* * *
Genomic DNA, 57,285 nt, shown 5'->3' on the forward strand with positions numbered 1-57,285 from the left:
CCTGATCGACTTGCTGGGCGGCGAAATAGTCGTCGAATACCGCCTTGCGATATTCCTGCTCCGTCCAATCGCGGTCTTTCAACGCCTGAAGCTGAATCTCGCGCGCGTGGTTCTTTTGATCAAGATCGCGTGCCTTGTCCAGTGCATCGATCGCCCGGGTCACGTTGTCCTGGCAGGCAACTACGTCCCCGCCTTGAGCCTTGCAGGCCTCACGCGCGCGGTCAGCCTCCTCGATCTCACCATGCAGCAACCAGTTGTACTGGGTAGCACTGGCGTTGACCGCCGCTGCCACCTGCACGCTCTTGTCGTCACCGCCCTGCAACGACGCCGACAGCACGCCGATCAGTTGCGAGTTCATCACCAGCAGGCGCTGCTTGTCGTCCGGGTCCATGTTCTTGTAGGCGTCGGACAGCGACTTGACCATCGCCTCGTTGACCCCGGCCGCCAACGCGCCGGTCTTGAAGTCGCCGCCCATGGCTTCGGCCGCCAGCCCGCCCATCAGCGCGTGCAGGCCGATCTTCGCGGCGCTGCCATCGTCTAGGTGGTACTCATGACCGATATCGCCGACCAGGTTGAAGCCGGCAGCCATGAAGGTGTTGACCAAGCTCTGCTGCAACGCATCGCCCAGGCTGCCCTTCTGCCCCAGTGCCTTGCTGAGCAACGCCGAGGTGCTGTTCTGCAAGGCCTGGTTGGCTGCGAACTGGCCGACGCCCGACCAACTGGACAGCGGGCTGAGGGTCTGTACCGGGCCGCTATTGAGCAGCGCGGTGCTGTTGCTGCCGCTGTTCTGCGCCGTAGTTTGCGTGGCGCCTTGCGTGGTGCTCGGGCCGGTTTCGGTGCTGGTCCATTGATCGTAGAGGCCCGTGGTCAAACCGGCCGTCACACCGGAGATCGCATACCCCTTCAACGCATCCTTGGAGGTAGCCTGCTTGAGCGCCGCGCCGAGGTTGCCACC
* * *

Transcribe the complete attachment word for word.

Genomic DNA, 57,285 nt, shown 5'->3' on the forward strand with positions numbered 1-57,285 from the left:
CCTGATCGACTTGCTGGGCGGCGAAATAGTCGTCGAATACCGCCTTGCGATATTCCTGCTCCGTCCAATCGCGGTCTTTCAACGCCTGAAGCTGAATCTCGCGCGCGTGGTTCTTTTGATCAAGATCGCGTGCCTTGTCCAGTGCATCGATCGCCCGGGTCACGTTGTCCTGGCAGGCAACTACGTCCCCGCCTTGAGCCTTGCAGGCCTCACGCGCGCGGTCAGCCTCCTCGATCTCACCATGCAGCAACCAGTTGTACTGGGTAGCACTGGCGTTGACCGCCGCTGCCACCTGCACGCTCTTGTCGTCACCGCCCTGCAACGACGCCGACAGCACGCCGATCAGTTGCGAGTTCATCACCAGCAGGCGCTGCTTGTCGTCCGGGTCCATGTTCTTGTAGGCGTCGGACAGCGACTTGACCATCGCCTCGTTGACCCCGGCCGCCAACGCGCCGGTCTTGAAGTCGCCGCCCATGGCTTCGGCCGCCAGCCCGCCCATCAGCGCGTGCAGGCCGATCTTCGCGGCGCTGCCATCGTCTAGGTGGTACTCATGACCGATATCGCCGACCAGGTTGAAGCCGGCAGCCATGAAGGTGTTGACCAAGCTCTGCTGCAACGCATCGCCCAGGCTGCCCTTCTGCCCCAGTGCCTTGCTGAGCAACGCCGAGGTGCTGTTCTGCAAGGCCTGGTTGGCTGCGAACTGGCCGACGCCCGACCAACTGGACAGCGGGCTGAGGGTCTGTACCGGGCCGCTATTGAGCAGCGCGGTGCTGTTGCTGCCGCTGTTCTGCGCCGTAGTTTGCGTGGCGCCTTGCGTGGTGCTCGGGCCGGTTTCGGTGCTGGTCCATTGATCGTAGAGGCCCGTGGTCAAACCGGCCGTCACACCGGAGATCGCATACCCCTTCAACGCATCCTTGGAGGTAGCCTGCTTGAGCGCCGCGCCGAGGTTGCCACC